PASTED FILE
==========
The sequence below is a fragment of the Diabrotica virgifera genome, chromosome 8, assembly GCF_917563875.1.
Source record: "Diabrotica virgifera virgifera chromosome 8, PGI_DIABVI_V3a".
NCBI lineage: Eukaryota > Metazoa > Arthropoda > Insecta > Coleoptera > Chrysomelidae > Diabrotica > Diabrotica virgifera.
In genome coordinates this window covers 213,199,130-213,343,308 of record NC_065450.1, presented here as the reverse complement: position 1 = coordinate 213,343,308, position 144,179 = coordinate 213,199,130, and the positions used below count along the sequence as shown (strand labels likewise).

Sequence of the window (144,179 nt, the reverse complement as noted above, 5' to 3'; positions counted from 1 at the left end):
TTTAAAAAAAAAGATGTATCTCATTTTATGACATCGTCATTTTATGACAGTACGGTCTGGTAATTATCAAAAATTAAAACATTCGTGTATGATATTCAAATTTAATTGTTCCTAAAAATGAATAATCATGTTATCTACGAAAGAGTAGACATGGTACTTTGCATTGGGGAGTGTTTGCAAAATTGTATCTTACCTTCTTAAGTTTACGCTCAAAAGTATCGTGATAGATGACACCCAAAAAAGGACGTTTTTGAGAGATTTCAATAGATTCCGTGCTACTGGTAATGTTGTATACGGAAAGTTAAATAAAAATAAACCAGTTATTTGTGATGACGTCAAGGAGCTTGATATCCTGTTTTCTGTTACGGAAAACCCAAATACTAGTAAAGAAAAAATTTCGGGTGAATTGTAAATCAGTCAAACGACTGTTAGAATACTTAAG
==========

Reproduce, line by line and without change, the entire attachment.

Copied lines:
The sequence below is a fragment of the Diabrotica virgifera genome, chromosome 8, assembly GCF_917563875.1.
Source record: "Diabrotica virgifera virgifera chromosome 8, PGI_DIABVI_V3a".
NCBI lineage: Eukaryota > Metazoa > Arthropoda > Insecta > Coleoptera > Chrysomelidae > Diabrotica > Diabrotica virgifera.
In genome coordinates this window covers 213,199,130-213,343,308 of record NC_065450.1, presented here as the reverse complement: position 1 = coordinate 213,343,308, position 144,179 = coordinate 213,199,130, and the positions used below count along the sequence as shown (strand labels likewise).

Sequence of the window (144,179 nt, the reverse complement as noted above, 5' to 3'; positions counted from 1 at the left end):
TTTAAAAAAAAAGATGTATCTCATTTTATGACATCGTCATTTTATGACAGTACGGTCTGGTAATTATCAAAAATTAAAACATTCGTGTATGATATTCAAATTTAATTGTTCCTAAAAATGAATAATCATGTTATCTACGAAAGAGTAGACATGGTACTTTGCATTGGGGAGTGTTTGCAAAATTGTATCTTACCTTCTTAAGTTTACGCTCAAAAGTATCGTGATAGATGACACCCAAAAAAGGACGTTTTTGAGAGATTTCAATAGATTCCGTGCTACTGGTAATGTTGTATACGGAAAGTTAAATAAAAATAAACCAGTTATTTGTGATGACGTCAAGGAGCTTGATATCCTGTTTTCTGTTACGGAAAACCCAAATACTAGTAAAGAAAAAATTTCGGGTGAATTGTAAATCAGTCAAACGACTGTTAGAATACTTAAG